Intel, the beleaguered CPU designer, is moving onto its third CEO in three years. Today Anandtech reported the departure of CEO Bob Swan and the hiring of Pat Gelsinger as his replacement.
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Gelsinger comes from VMware, where he worked as CEO for nine years. But the bulk of his nearly 40 years in tech has been at at Intel—30 years to be exact—and he’s worked on some of the most crucial standards found in computers, including USB and wifi. He was also, notably, the architect of the famous 80486 microprocessor, which was one of the first really excellent x86 chips and the first to incorporate more than a million transistors.
That’s a radically different background from departing CEO Swan, who was Intel’s chief finance officer before he took over as interim CEO in 2018 (he officially became CEO in 2019). Swan was named CEO after former CEO Brian Krzanich was forced to resign due to an “inappropriate” relationship with an employee. At the time, Intel was facing intense scrutiny over the devastating Spectre and Meltdown flaws in its CPUs.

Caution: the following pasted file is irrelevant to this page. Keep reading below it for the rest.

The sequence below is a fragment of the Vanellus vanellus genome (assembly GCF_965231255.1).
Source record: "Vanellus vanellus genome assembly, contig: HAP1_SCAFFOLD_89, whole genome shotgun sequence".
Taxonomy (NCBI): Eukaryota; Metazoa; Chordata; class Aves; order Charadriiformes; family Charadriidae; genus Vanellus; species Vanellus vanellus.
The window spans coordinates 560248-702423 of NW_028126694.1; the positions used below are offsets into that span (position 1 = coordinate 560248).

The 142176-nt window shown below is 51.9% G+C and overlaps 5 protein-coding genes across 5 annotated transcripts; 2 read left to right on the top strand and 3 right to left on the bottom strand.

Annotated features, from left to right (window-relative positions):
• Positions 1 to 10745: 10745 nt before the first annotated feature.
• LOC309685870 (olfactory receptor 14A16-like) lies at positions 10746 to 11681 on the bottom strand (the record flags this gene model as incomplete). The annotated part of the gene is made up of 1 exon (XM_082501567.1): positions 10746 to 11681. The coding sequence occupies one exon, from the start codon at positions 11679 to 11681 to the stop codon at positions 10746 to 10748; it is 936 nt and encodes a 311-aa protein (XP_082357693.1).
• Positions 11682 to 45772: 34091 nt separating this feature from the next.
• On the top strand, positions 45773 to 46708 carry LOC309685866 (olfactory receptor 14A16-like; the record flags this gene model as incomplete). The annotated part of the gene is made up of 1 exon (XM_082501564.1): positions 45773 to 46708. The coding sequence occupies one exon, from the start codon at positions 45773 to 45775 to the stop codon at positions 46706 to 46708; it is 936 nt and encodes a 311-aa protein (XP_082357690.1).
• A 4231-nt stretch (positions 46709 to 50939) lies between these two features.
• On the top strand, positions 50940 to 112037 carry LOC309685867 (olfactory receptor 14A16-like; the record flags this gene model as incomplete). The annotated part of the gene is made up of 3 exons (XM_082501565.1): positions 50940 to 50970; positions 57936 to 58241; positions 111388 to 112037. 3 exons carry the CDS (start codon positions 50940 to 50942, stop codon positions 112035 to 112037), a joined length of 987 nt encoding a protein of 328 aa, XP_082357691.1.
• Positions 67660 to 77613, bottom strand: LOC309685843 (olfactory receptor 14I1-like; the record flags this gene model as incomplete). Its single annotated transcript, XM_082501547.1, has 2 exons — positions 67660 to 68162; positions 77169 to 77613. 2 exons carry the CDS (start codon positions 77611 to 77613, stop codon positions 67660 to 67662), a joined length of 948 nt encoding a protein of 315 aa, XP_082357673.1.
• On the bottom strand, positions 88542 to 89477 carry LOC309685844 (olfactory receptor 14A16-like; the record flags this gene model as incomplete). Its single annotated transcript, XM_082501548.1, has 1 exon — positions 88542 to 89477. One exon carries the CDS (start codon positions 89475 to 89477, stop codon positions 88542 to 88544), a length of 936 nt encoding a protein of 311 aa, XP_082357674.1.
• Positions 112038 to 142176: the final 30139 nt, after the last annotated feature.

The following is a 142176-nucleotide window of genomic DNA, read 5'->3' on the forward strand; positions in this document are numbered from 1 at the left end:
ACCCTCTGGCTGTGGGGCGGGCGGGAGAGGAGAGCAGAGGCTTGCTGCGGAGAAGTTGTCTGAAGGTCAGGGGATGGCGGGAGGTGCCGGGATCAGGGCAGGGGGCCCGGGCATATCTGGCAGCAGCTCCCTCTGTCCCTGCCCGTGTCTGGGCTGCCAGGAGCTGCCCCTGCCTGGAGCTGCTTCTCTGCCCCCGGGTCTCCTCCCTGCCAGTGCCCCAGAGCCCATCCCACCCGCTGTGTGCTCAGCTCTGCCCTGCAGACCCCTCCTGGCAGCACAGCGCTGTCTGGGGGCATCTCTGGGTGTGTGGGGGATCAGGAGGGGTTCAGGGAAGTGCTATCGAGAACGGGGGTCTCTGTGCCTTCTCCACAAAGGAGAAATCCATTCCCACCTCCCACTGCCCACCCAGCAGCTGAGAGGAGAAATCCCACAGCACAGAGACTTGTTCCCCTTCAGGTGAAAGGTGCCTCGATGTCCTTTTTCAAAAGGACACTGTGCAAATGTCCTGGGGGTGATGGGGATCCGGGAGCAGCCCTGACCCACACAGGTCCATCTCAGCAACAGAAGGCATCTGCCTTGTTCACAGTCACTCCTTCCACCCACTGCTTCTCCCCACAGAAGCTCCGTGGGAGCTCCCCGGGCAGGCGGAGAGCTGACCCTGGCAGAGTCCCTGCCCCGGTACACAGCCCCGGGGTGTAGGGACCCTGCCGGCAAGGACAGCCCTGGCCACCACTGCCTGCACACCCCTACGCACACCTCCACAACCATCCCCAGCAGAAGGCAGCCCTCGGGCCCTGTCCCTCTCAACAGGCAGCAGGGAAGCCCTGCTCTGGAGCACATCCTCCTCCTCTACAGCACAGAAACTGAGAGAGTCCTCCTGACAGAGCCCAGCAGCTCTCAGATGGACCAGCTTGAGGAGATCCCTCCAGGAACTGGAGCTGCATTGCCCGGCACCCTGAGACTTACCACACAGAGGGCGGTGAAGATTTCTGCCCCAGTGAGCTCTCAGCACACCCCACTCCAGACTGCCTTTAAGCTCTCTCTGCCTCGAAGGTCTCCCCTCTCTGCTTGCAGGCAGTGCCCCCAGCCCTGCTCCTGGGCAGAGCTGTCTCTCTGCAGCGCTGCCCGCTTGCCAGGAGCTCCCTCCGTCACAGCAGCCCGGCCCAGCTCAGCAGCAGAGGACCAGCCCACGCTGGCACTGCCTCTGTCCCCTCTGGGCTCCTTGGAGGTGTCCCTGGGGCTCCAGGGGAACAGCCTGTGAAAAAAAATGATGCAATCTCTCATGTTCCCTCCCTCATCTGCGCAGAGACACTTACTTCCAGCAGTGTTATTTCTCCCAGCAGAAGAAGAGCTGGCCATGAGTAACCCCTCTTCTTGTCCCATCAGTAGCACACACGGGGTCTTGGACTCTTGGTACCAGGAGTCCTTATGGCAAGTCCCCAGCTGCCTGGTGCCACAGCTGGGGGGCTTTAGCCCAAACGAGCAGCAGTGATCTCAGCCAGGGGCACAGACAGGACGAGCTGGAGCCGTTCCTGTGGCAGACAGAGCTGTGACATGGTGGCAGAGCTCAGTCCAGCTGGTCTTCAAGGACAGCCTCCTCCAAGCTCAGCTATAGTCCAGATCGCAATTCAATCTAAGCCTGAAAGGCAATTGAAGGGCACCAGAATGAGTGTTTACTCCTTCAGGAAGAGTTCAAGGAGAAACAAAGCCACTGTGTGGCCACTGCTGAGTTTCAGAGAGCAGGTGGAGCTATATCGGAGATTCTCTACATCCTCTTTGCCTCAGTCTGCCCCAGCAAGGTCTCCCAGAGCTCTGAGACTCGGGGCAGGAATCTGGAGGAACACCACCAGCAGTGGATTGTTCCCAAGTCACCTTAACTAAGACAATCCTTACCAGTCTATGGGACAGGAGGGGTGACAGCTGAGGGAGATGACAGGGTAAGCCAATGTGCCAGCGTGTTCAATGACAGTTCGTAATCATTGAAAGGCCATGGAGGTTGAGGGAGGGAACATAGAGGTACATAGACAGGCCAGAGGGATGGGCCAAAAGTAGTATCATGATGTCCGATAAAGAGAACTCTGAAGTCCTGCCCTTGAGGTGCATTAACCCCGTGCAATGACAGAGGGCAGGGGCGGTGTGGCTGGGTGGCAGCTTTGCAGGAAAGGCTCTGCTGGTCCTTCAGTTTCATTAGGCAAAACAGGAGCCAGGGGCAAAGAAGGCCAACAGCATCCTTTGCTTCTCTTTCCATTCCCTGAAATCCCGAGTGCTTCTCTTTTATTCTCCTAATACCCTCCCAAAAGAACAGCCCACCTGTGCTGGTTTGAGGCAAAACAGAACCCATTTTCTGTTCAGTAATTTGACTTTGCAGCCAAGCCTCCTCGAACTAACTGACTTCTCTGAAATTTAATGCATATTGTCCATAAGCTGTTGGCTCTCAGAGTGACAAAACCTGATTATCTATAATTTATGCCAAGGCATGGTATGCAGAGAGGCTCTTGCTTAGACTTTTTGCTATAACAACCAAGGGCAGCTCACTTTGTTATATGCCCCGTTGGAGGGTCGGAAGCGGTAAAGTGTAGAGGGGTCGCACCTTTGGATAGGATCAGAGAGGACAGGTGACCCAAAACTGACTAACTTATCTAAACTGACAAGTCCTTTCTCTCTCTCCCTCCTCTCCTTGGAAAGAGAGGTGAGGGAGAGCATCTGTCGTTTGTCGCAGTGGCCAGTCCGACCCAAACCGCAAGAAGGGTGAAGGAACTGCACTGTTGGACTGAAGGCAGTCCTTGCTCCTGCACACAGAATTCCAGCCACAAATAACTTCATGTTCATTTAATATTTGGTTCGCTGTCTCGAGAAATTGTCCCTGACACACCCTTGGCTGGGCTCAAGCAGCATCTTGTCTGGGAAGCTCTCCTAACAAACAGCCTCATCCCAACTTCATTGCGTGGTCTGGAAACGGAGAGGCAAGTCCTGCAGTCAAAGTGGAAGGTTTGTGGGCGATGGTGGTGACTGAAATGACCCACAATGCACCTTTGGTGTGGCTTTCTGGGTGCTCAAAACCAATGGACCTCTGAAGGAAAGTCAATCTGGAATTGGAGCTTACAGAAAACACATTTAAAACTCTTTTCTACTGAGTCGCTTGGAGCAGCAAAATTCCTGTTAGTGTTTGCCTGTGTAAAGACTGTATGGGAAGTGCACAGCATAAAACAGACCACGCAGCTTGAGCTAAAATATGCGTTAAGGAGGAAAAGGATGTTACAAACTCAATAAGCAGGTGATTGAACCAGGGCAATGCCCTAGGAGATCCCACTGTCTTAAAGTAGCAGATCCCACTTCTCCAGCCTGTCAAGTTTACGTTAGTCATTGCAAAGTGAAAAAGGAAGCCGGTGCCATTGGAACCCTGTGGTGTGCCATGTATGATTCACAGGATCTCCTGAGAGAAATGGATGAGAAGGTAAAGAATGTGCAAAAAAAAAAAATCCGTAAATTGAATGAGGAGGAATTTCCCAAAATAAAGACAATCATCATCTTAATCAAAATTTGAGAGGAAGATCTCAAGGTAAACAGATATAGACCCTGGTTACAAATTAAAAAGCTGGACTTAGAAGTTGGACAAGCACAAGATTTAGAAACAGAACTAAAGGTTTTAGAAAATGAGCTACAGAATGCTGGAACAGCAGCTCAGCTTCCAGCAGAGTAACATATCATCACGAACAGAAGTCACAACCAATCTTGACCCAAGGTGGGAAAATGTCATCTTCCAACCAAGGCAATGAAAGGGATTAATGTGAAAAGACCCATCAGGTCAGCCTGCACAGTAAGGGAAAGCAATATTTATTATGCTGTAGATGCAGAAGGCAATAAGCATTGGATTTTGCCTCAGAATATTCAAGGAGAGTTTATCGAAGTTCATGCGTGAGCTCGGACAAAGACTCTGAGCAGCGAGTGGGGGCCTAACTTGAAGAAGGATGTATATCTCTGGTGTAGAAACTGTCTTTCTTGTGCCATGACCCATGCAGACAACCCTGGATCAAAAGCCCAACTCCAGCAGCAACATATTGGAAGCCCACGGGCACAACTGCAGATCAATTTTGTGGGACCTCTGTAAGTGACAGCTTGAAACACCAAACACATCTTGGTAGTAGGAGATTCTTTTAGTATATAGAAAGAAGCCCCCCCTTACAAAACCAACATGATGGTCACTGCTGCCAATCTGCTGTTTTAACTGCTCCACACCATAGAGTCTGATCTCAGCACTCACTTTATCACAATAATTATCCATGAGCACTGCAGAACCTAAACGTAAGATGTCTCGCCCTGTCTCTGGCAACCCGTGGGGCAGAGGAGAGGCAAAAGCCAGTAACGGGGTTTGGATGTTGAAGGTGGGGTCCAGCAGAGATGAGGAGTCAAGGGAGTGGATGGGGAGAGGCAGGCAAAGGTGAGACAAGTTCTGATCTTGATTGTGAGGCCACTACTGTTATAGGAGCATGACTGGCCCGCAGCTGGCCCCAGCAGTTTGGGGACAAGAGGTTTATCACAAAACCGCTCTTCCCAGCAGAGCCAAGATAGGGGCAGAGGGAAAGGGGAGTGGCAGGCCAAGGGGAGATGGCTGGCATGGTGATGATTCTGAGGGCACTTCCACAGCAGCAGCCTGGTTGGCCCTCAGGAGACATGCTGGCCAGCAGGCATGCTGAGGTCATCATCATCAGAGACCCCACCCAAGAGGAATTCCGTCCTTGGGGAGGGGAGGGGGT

Swan’s nearly three years as CEO didn’t exactly improve Intel’s fortunes. While the design flaws that allowed Spectre and Meltdown to propagate have largely been addressed in CPUs designed since, Intel has had other problems. The company struggled to move from the 14nm node it’s used for more than five years and onto the 10nm node promised—or even the 7nm node used by AMD, its primary competitor in the chip space. Even its latest desktop CPUs, announced this year at CES, are a combination of 10nm and 14nm.
This struggle to advance to smaller nodes is just one reason that Apple, one of Intel’s most notable customers, moved away from Intel chips to focus on producing its own Arm-based CPUs last year. And while Intel still holds a near monopoly in the server CPU space, AMD has been rapidly chipping away at its market share in the consumer space.
This is all to say, Gelsinger is inheriting a company in some moderate distress. Intel is too large to necessarily get decimated by a bad CEO, or even a bad business deal. It still holds a number of lucrative patents and, as already noted, is still a giant in the server space (as well as in wireless communications). But the ship is definitely listing a little and Gelsinger will need to do a lot of work to right it.